I remembered a gratifying feeling when I envisioned Richard bellowing from the living room, trying to compete with the T.V. asking if the kitchen was spotless yet. Eventually he’d stumble in, see the mess but not me, he’d scream and scream my name, maybe even bound up the stairs to get me from my room, but I wouldn’t be there either. I remember smiling, genuinely feeling happy for a split second at his eventual dismay when he’d have to explain this to my mom.

 

There was no real trail to my spot by the creek, although I had been there enough times to make some sort of path. The quickest way would require crawling over a fallen tree and pushing through a thick brush. I’d never done this at night, only in the daylight. You often hear things look different at night and perhaps I should have been on alert, but when I reached my spot it was exactly how I had envisioned it would look in my head. The scattered moonlight highlighting the small stream, the sound of the trickling water over the mass of rocks in the center, the occasional hoot of an owl. Perhaps I should have been more on alert, but I wasn’t. Considering the scene I’d just left, this solitude was welcomed, nothing could be worse than being trapped in a house with Richard and that damn T.V.

 

I smiled. This all felt right, as if I was supposed to be here. That I had listened to an unheard voice, that I flipped a switch and was now letting the universe guide me. I opened my bag and took out the tent, a small pop tent that I was able to get up in a flash. I crawled inside leaving the flap down so I could look at the water rushing over the rocks.

 

I had gravitated towards this spot because it felt like something out of a movie. It was just so picturesque, even to this day despite what happened, I can still imagine it in my head. A small tuft of tall grass is where I propped my tent, a foot away was the craggy stream that jutted and banked in odd directions. Directly in the eye-line of my tent was a mound, maybe four of five feet in height that was entirely composed of rocks that seemed impossibly smooth, they shimmered just below the constant thin covering of creek water. From time to time there would be a smell, it would range from earthy, like dead leaves, to a sweet pungent smell, like trash left in the sun.

 

I must have been at my spot for a half hour or so, lost in a daze and trying to let my thoughts slow down, when I started to smell the creek. It started as dead leaves, but then quickly turned to a sharp odor, like when a mouse had died in my bedroom wall earlier that year. The breakdown of organic matter. It was so intense that I had to put my hand to my nose, I gagged, then pulled my hoodie up so it would cover half my face.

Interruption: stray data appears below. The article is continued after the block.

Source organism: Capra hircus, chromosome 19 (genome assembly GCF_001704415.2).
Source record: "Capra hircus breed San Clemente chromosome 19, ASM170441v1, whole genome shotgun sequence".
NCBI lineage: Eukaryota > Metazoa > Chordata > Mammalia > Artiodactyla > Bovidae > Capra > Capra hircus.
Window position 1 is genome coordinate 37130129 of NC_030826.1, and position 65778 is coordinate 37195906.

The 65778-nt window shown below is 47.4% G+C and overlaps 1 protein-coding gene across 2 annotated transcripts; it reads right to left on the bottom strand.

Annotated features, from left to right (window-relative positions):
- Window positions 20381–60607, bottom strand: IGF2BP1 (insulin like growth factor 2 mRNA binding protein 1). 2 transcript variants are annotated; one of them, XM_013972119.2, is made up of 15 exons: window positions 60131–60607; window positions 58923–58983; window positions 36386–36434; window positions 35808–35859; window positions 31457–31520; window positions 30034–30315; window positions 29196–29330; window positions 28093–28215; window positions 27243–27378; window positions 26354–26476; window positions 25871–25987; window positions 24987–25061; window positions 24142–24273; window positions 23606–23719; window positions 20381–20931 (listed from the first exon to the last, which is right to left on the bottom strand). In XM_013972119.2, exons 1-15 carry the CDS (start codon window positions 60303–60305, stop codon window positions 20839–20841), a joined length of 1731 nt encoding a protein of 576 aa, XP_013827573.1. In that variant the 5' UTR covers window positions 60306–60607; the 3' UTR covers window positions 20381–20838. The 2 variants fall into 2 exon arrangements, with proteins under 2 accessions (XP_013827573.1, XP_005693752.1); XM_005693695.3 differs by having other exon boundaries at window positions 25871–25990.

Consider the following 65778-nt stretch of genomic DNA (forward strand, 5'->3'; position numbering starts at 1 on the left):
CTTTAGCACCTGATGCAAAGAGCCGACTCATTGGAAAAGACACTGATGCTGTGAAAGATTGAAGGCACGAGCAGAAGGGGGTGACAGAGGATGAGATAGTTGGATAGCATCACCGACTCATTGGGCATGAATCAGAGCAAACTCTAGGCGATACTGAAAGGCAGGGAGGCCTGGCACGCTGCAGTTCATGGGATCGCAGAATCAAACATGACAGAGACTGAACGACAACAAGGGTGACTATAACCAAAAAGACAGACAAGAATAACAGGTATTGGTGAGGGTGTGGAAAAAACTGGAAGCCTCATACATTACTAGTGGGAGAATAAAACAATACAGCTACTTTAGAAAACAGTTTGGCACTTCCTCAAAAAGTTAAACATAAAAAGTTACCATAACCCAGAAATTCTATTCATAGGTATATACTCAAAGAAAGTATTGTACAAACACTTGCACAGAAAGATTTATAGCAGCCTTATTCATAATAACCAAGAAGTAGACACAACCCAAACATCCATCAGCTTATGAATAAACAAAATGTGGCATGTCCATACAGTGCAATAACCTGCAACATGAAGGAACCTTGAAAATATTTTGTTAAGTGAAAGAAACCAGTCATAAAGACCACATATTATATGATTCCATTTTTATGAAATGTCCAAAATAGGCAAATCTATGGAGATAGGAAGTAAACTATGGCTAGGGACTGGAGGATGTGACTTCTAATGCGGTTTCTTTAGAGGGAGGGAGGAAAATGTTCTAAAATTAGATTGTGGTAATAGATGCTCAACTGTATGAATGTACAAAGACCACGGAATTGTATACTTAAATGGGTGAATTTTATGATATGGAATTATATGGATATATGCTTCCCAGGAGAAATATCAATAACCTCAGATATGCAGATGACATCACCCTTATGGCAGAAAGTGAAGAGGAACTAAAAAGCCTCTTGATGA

I stared at the rock mound and saw reflections adjust at the very top, as if one of the rocks had shifted position. I thought it was the moonlight playing tricks, but then a small rock fell from the top of the mound and landed with click-clack splash. Then, I heard another one. Click-clack splash. Then another. Click-clack splash, clickclack splash, clickclacksplash, clickclacksplash. My heart skipped a beat. Something was moving just behind the mound. I then saw what looked like a twisted clump of twigs, leaves and algae come rising over the mound, it then stopped on top of the biggest rock in the clump, near the top.

 

In the night light, I felt like I started to see the silhouette of a person in the mound. The brush of twigs and algae formed the hair, the big rock on top the head, its body made up of the other disconnected rocks. As if the form was sitting. Obviously my mind was playing tricks on me I thought. I knew there wasn’t a person in the rocks, but once the image was in my mind I couldn’t un-see it.

 

I sat there for what seemed like hours, just staring at the rocks, not daring to move. My body grew tired and I realized I had been tensed for as long as I’d been looking at the rock form. The smell was still prevalent, even through my thick hoodie, dead mice and now what seemed like burnt hair.

 

I thought of the voice that led me out here, that internal voice which the universe was speaking through and radiated in my chest was betraying me. Something was wrong.

 

An owl called out with a raucous hoot in full surround sound. It snapped me out of my daze and I moved to zip up the entrance of the tent. I didn’t think of running back to the house, I didn’t want to expose myself in such a way. That sort of irrational feeling of hope to just think whatever it was out there wasn’t looking at me. I sat in the tent, hearing the wind move through the trees outside, hearing the creek water trickle past. I heard what sounded like plastic crinkle, an unnatural sound in this natural setting. I then saw something fly up against the tent and get caught on one of the corners, crinkling. Despite my fear, I slowly and quietly unzipped the tent flap. I cautiously peered out and held my breath. I saw, a potato chip bag, Ruffles, laying against the tent, slowly moving in the wind. Had the kitchen not been destroyed I wouldn’t have thought anything of it perhaps. But my kitchen had been destroyed. I had those sour cream and onion Ruffles that evening.  

 

Up until this point, you could perhaps chalk these deep seeded memories up to an overactive child’s imagination. I’ve replayed this story countless times in my head and I’ve been able to find rational in these events.